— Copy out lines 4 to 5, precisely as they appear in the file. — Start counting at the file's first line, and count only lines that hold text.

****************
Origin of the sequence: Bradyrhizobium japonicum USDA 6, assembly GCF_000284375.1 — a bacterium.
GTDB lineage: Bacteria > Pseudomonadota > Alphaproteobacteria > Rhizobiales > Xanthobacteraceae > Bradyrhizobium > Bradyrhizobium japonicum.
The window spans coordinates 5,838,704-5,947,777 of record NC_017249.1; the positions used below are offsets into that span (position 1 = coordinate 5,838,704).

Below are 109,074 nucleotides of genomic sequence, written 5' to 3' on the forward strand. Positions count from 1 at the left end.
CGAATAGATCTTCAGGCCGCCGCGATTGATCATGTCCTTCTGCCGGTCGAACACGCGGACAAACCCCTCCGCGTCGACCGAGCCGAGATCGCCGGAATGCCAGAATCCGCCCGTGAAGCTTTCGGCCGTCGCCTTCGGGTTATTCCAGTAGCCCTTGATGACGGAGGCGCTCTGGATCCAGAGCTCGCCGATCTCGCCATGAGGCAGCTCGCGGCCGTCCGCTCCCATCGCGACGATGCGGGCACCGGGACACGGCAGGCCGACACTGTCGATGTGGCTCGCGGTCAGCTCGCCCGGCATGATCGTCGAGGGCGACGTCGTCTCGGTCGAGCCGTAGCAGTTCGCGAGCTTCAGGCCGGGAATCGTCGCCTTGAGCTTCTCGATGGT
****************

Below are 109,074 nucleotides of genomic sequence, written 5' to 3' on the forward strand. Positions count from 1 at the left end.
CGAATAGATCTTCAGGCCGCCGCGATTGATCATGTCCTTCTGCCGGTCGAACACGCGGACAAACCCCTCCGCGTCGACCGAGCCGAGATCGCCGGAATGCCAGAATCCGCCCGTGAAGCTTTCGGCCGTCGCCTTCGGGTTATTCCAGTAGCCCTTGATGACGGAGGCGCTCTGGATCCAGAGCTCGCCGATCTCGCCATGAGGCAGCTCGCGGCCGTCCGCTCCCATCGCGACGATGCGGGCACCGGGACACGGCAGGCCGACACTGTCGATGTGGCTCGCGGTCAGCTCGCCCGGCATGATCGTCGAGGGCGACGTCGTCTCGGTCGAGCCGTAGCAGTTCGCGAGCTTCAGGCCGGGAATCGTCGCCTTGAGCTTCTCGATGGT